Financial Assistance of $4.4M Granted by Governor Ivey to Weatherize Homes for Elderly and Low-Income Individuals
Alabama Governor Kay Ivey and the Alabama Department of Economic and Community Affairs (ADECA) have announced a significant grant of $4.4 million aimed at assisting low-income and elderly residents in weatherizing their homes. The grants will support Alabama’s Weatherization Assistance Program, which focuses on improving energy efficiency and safety in qualifying homes, with a priority given to households with disabilities, elderly individuals, and low-income families with children.
Governor Ivey emphasized the importance of these grants, noting that many low-income Alabama residents struggle with high utility bills and could benefit from more energy-efficient homes. The weatherization grants aim to protect homes from extreme temperatures, thereby reducing energy costs for residents.
Thirteen community agencies across the state will receive grant awards, with Organized Community Action Program Inc. being awarded $528,009 to serve several counties, including Coffee, Dale, Geneva, Henry, Houston, Barbour, Covington, Pike, Bullock, Butler, Crenshaw, and Lowndes. Other agencies receiving grants include Central Alabama Regional Planning and Development Commission, Community Action Committee Inc. of Chambers-Tallapoosa-Coosa, Alabama Council on Human Relations Inc., Community Action Partnership of Huntsville-Madison and Limestone Counties Inc., Mobile Community Action Inc., Montgomery County Commission, Community Action Partnership of North Alabama Inc., Community Action Agency of Northeast Alabama Inc., Community Action Agency of Northwest Alabama Inc., Community Action Agency of South Alabama, Community Action Agency of Talladega, Clay, Randolph, Calhoun and Cleburne, and Community Service Programs of West Alabama Inc.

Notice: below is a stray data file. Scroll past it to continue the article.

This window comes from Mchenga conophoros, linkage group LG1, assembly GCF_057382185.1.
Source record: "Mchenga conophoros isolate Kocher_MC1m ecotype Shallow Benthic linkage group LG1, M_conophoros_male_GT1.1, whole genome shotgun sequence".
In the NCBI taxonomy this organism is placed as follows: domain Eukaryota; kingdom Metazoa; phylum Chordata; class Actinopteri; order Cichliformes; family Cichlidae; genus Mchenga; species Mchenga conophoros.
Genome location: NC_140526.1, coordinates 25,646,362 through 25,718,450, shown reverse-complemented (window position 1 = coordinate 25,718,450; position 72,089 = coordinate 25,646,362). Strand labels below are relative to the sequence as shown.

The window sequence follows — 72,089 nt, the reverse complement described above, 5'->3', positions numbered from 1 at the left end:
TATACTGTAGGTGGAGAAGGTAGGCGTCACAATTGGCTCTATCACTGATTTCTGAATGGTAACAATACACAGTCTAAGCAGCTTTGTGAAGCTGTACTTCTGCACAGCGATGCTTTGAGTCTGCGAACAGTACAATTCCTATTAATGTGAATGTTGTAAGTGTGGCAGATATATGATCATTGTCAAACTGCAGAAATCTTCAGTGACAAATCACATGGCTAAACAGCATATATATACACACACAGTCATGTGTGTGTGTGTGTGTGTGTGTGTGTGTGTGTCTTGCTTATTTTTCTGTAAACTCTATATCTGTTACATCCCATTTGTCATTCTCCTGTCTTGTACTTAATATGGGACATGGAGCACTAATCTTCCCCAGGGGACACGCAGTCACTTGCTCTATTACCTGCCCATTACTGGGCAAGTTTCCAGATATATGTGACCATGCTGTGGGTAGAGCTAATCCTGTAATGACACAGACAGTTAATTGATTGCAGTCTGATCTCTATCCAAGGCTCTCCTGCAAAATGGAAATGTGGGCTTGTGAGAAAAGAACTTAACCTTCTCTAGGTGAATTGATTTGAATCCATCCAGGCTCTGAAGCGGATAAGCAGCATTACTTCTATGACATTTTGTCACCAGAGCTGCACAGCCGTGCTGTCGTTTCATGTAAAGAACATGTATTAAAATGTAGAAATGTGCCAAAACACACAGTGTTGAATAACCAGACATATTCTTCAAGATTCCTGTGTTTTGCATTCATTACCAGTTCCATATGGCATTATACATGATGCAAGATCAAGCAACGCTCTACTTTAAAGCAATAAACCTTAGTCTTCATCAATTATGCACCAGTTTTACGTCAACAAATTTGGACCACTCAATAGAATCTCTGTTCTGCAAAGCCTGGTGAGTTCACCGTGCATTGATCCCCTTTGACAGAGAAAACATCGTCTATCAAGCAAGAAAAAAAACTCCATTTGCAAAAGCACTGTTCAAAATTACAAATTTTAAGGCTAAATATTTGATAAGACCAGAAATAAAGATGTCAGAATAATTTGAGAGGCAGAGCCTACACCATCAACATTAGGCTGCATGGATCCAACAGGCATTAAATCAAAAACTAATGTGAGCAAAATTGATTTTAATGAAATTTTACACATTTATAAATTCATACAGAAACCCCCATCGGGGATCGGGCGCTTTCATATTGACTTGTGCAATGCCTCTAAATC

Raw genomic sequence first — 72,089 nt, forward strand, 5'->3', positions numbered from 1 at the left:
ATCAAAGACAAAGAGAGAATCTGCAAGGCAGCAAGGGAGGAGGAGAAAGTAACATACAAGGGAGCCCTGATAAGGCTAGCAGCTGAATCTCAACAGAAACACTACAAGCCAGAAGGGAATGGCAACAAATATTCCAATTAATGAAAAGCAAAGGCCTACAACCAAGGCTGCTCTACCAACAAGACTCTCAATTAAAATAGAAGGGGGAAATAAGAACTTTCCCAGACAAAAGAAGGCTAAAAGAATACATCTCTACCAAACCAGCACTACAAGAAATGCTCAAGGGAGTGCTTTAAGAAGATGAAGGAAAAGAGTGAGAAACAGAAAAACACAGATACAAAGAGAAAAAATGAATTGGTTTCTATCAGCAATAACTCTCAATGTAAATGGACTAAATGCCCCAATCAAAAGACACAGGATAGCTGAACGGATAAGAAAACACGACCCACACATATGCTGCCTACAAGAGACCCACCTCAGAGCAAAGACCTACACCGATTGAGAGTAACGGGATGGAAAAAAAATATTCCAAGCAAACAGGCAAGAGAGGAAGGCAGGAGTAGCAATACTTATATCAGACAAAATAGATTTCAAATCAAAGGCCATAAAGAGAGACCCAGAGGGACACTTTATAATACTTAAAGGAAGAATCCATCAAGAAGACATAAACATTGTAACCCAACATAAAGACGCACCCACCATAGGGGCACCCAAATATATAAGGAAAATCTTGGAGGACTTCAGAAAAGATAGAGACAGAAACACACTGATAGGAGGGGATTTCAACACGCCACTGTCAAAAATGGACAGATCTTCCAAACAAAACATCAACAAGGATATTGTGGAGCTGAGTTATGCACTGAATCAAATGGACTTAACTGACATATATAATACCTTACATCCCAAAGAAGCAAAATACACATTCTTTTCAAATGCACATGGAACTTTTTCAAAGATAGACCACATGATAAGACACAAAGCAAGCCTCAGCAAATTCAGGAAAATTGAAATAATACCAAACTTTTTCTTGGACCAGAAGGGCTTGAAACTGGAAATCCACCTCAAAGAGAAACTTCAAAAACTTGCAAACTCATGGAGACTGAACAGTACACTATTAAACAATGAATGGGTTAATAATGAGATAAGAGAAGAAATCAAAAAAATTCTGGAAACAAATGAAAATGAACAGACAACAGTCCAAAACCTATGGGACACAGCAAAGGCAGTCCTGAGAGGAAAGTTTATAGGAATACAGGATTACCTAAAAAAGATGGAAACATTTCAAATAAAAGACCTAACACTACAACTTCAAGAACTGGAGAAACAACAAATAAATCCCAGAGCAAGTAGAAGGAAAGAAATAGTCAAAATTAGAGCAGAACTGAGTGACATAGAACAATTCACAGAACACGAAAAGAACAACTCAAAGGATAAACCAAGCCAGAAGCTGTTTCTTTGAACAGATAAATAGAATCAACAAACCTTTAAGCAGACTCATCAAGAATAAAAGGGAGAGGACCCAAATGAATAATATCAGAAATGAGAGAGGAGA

ADECA Director Kenneth Boswell expressed his support for Governor Ivey’s efforts in assisting Alabama’s most vulnerable residents through the Weatherization Assistance Program. The partnerships with these community agencies will ensure that underserved residents receive the necessary help to prepare their homes for extreme weather conditions, benefiting them now and in the future.
Each qualifying home will undergo an energy audit to identify the most cost-efficient measures and improvements that can be made. These may include extra insulation, sealing air leaks, repairs and tune-ups for heating and cooling systems, and the replacement of incandescent light bulbs with energy-efficient alternatives. These improvements aim to reduce energy bills and mitigate fire and other hazards.
The ADECA grants are made possible through funds provided by the U.S. Department of Health and Human Services. For more information about the grants and contact details for the state agencies involved, you can refer to the full release and access ADECA’s website.